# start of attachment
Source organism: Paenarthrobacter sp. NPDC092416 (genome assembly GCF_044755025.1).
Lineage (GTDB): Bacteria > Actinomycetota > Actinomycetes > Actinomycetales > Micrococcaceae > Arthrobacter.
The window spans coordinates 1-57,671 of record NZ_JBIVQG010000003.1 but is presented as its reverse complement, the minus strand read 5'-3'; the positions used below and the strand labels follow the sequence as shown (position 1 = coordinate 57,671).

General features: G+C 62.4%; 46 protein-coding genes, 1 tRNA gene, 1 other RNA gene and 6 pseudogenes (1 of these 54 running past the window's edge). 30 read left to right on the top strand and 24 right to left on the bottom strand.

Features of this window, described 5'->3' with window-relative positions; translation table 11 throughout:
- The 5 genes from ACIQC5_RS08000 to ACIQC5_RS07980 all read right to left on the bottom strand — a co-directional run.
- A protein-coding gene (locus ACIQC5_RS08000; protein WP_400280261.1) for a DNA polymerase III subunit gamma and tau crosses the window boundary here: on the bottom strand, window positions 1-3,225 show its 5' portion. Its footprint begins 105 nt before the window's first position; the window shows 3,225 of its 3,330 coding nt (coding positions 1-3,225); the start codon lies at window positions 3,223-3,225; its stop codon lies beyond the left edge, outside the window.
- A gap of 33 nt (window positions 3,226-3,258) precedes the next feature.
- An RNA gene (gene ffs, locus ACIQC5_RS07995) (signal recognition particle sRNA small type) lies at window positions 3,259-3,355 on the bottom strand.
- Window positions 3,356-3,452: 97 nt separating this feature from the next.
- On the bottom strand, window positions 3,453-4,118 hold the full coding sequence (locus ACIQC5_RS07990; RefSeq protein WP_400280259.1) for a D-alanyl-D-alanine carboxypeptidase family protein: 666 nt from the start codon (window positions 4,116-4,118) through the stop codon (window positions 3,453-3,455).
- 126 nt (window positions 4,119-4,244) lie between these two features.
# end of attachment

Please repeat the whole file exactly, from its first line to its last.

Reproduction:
Source organism: Paenarthrobacter sp. NPDC092416 (genome assembly GCF_044755025.1).
Lineage (GTDB): Bacteria > Actinomycetota > Actinomycetes > Actinomycetales > Micrococcaceae > Arthrobacter.
The window spans coordinates 1-57,671 of record NZ_JBIVQG010000003.1 but is presented as its reverse complement, the minus strand read 5'-3'; the positions used below and the strand labels follow the sequence as shown (position 1 = coordinate 57,671).

General features: G+C 62.4%; 46 protein-coding genes, 1 tRNA gene, 1 other RNA gene and 6 pseudogenes (1 of these 54 running past the window's edge). 30 read left to right on the top strand and 24 right to left on the bottom strand.

Features of this window, described 5'->3' with window-relative positions; translation table 11 throughout:
- The 5 genes from ACIQC5_RS08000 to ACIQC5_RS07980 all read right to left on the bottom strand — a co-directional run.
- A protein-coding gene (locus ACIQC5_RS08000; protein WP_400280261.1) for a DNA polymerase III subunit gamma and tau crosses the window boundary here: on the bottom strand, window positions 1-3,225 show its 5' portion. Its footprint begins 105 nt before the window's first position; the window shows 3,225 of its 3,330 coding nt (coding positions 1-3,225); the start codon lies at window positions 3,223-3,225; its stop codon lies beyond the left edge, outside the window.
- A gap of 33 nt (window positions 3,226-3,258) precedes the next feature.
- An RNA gene (gene ffs, locus ACIQC5_RS07995) (signal recognition particle sRNA small type) lies at window positions 3,259-3,355 on the bottom strand.
- Window positions 3,356-3,452: 97 nt separating this feature from the next.
- On the bottom strand, window positions 3,453-4,118 hold the full coding sequence (locus ACIQC5_RS07990; RefSeq protein WP_400280259.1) for a D-alanyl-D-alanine carboxypeptidase family protein: 666 nt from the start codon (window positions 4,116-4,118) through the stop codon (window positions 3,453-3,455).
- 126 nt (window positions 4,119-4,244) lie between these two features.